Trouble with Pierce County’s 911 system hasn’t put the public or law enforcement in specific danger, according to a recent whistleblower investigation.
A Puyallup emergency dispatcher alleged in a December whistleblower complaint that the county’s computer-aided dispatch system had been routinely freezing.
In response, South Sound 911, the agency that dispatches the county’s 41 police and fire departments, hired attorney Brenda Bannon to investigate.
Her report, dated April 19, found the problems with the dispatch system “have episodic theoretical potential to create officer or public safety issues.”
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But she didn’t find that South Sound 911 had taken any improper action that would lead to a specific danger to public health or safety.
Bannon pointed out that, should the system freeze, dispatchers can use pens, paper and radios. Plus, she wrote, South Sound 911 has worked to improve the system and fixed an internet connection problem that caused the freezes at the Puyallup dispatch center.
The whistleblower’s complaint also included concerns about a specific supervisor, which the investigator said South Sound 911 handled properly.
The whistleblower, dispatcher Tina Lewis, still disagrees on all counts.
“Although it is true that we could theoretically perform our jobs with green crayons written on used paper grocery bags, a properly working CAD system surely makes our work much safer and more efficient,” Lewis said in a statement Monday.
“As an experienced 911 dispatcher, these unpredictable CAD software issues do compromise the safety of our law enforcement officers and the public.”
She argues problems with the system, such as workstations crashing, persist.
“With all of the ongoing software fixes, changes, failures, and claimed improvements, it is like we are still beta-testing this software for the company,” Lewis’ statement said.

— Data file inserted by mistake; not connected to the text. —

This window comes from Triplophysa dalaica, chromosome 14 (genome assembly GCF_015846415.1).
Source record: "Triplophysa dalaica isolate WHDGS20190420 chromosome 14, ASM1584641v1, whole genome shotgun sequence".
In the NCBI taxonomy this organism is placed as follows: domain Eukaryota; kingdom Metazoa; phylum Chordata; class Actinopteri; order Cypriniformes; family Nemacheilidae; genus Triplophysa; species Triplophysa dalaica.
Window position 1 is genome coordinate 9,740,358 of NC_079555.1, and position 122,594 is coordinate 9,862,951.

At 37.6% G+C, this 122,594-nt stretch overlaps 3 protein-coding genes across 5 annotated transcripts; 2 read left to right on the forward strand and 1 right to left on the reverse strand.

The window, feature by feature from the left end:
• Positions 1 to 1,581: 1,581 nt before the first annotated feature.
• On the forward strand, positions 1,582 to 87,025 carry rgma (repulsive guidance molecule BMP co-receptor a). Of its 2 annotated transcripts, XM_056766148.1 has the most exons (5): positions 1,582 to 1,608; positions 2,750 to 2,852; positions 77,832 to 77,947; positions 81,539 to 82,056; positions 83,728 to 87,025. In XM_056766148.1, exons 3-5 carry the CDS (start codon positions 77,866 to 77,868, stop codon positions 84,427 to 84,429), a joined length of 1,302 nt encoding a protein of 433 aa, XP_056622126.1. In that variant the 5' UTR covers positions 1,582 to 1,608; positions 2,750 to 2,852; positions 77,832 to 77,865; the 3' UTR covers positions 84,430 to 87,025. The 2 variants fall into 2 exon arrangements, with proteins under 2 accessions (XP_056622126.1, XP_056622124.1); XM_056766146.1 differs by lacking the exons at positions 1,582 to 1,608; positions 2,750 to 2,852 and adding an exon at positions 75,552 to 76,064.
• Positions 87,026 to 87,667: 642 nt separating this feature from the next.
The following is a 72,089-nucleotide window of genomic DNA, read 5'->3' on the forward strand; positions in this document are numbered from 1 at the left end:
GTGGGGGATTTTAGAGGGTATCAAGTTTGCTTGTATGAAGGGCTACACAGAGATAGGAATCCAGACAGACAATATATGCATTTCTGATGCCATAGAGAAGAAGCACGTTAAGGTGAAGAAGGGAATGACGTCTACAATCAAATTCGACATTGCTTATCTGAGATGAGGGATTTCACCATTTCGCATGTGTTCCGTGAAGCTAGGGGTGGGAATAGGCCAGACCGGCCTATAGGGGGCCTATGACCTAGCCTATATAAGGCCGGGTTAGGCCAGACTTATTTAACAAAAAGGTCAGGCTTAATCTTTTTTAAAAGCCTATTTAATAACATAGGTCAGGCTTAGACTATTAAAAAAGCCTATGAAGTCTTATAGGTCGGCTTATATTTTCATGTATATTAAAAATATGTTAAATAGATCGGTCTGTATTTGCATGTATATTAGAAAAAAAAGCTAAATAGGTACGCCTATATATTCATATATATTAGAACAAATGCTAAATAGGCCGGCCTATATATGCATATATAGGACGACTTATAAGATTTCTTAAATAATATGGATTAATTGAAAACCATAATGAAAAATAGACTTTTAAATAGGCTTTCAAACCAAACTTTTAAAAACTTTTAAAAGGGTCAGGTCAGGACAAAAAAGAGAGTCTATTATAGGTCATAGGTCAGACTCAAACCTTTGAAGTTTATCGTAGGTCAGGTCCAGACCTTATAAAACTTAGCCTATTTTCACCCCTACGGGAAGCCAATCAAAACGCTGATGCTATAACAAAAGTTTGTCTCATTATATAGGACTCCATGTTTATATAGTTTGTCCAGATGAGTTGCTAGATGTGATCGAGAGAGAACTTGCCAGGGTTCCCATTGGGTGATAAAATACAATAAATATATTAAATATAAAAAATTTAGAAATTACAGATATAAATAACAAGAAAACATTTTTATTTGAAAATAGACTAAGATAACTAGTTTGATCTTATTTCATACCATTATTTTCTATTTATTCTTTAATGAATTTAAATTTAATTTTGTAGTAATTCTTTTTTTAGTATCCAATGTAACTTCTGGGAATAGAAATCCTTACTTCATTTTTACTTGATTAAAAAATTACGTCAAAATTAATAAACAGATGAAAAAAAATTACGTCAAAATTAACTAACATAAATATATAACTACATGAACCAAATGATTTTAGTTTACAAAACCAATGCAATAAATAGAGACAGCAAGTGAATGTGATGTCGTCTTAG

“It seems we are still their ‘guinea pigs,’ working with an unfinished product that’s just not well suited for 911 emergency use.”
Voters created South Sound 911 in 2011 to get the 41 police and fire departments on one dispatch system. South Sound chose a system from the Intergraph division of Alabama-based Hexagon Geospatial.
The county’s law enforcement agencies switched over first, in October 2015. Tacoma Fire made the transition last, on April 11.
Some Pierce County emergency personnel, including Lewis, have said the system is hard to use and doesn’t seem built for the work dispatchers, police, and firefighters do.
Administrators have said they’re happy with the system and have been using feedback to make it more user-friendly.
Hexagon Geospatial has an interest in helping with that, South Sound 911 executive director Andrew Neiditz said.
“The number of agencies consolidated (into South Sound 911) is so significant, they don’t see it in other parts of the country,” he said. “I think they would like our model to be shown elsewhere.”
That consolidation means the roughly 30 dispatchers who work out of the Puyallup center will move later this month to the Tacoma center, where the county’s other law enforcement dispatchers work.
In mid-June, about 30 fire dispatchers will move to Puyallup from an out-dated facility with “clumsy systems,” Neiditz said.
By 2019, he hopes to get everyone into a new facility on the site of the old Puget Sound Hospital at 3580 Pacific Ave. in Tacoma.